Americans say PEI potatoes to be allowed into mainland US ‘soon’

PEI table potatoes will soon be allowed into the continental US with some conditions, according to a news release Thursday from the United States Department of Agriculture’s Animal and Plant Health Inspection Service, or APHIS.

The Canadian Food Inspection Agency will lift its ban on exporting PEI table or eating potatoes — but not seed or processing potatoes.

“USDA has determined PEI potatoes for consumption only may resume under specified conditions that will pose little risk of introducing potato wart disease into the United States,” said the release from APHIS.

Shipments of fresh potatoes to the US mainland have been banned for months, following the discovery of potato wart in two PEI fields in October.

The Canadian Food Inspection Agency halted shipments of potatoes to the US in November, prompted by a US threat that it would act if Canada did not. Canadian officials were concerned that an American action would be more difficult to reverse.

“USDA bases all our agricultural trade decisions on sound science,” said US Secretary of Agriculture Tom Vilsack. “We are confident that table stock potatoes can enter the United States with appropriate safeguards in place to ensure the US potato industry remains protected.”

The US will require that PEI imports, as well as the seed potatoes used to produce them, “originate from fields not known to be infested with potato wart or associated with known infestations,” the release stated.

Other conditions state that PEI potatoes must be:

  • washed and sprout-nipped.
  • graded to meet the US No. 1 standard.
  • officially inspected by the national plant protection organization of Canada and certified as meeting USDA requirements.

“APHIS will continue to work with Canada to increase confidence in its long-term management plan for potato wart, specifically to finish processing remaining samples associated with recent detections, to expand surveillance of non-regulated fields in PEI and to continue its national surveillance program ,” the release added.

US growers ‘dismayed’

The US National Potato Council, the lobby group for American potato farmers, was quick to condemn the announcement, calling it “disappointing.”

Bags of Prince Edward Island potatoes were given away in front of Parliament in Ottawa in December as PEI farmers lobbied the Canadian government to open the US border to its exports. (Adrian Wyld/The Canadian Press)

“We are dismayed to learn that USDA is allowing PEI table stock potatoes to resume shipments to the US prior to completing soil tests for the destructive potato wart disease,” a news release from the council said.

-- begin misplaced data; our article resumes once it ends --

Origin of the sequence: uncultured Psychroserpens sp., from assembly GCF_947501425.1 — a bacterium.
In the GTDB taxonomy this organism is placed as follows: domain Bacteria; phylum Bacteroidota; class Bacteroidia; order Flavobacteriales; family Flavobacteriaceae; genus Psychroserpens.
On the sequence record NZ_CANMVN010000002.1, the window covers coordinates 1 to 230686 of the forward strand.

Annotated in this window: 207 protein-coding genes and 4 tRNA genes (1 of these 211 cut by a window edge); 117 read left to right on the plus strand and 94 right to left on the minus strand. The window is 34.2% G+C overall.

It said the frequency with which potato wart has been found on PEI, plus what it called a dramatic drop in the number of disease tests via soil samples, “should make US regulators question the prevalence of the disease on the Island.”

“Today’s announcement by USDA overlooks the severity of the disease,” the release said. US potato growers fear that potato wart in Prince Edward Island is far from under control. Today’s decision to allow potatoes from untested fields to enter the US does not assuage their concerns.”

The release urged the USDA to enact stricter control measures.

‘Long-awaited good news’

PEI Premier Dennis King rose in the legislature Thursday to announce the border reopening, calling it “long-awaited good news.”

He said some of the protocols to which PEI potatoes will be subject are “a little bit concerning.”

King said he spoke with the PEI Potato Board’s general manager, Greg Donald, who also featured the move as good news.

PEI Opposition leader Peter Bevan-Baker also offered congratulations, adding “the devil here is going to be in the details,” noting the Americans’ news release did not specify a date when the border would reopen and does not mention access to the US for PEI seed potatoes. He urged the government to look more carefully at its potato wart mitigation plan to ensure such a crisis doesn’t happen again.

Puerto Rico opened in February

Island farmers saw some relief last month when the border was opened to Puerto Rico, which is a major customer.

The US fresh potato market is worth about $120 million a year to PEI farmers. Unable to find markets for that many potatoes on short notice, farmers have had to destroy an estimated 300 million pounds (136 million kilograms) of potatoes.

Potato wart was first discovered on the Island in 2000, and that also led to a border closure. A management plan was developed in consultation with the Americans, and that kept the border open for 20 years.

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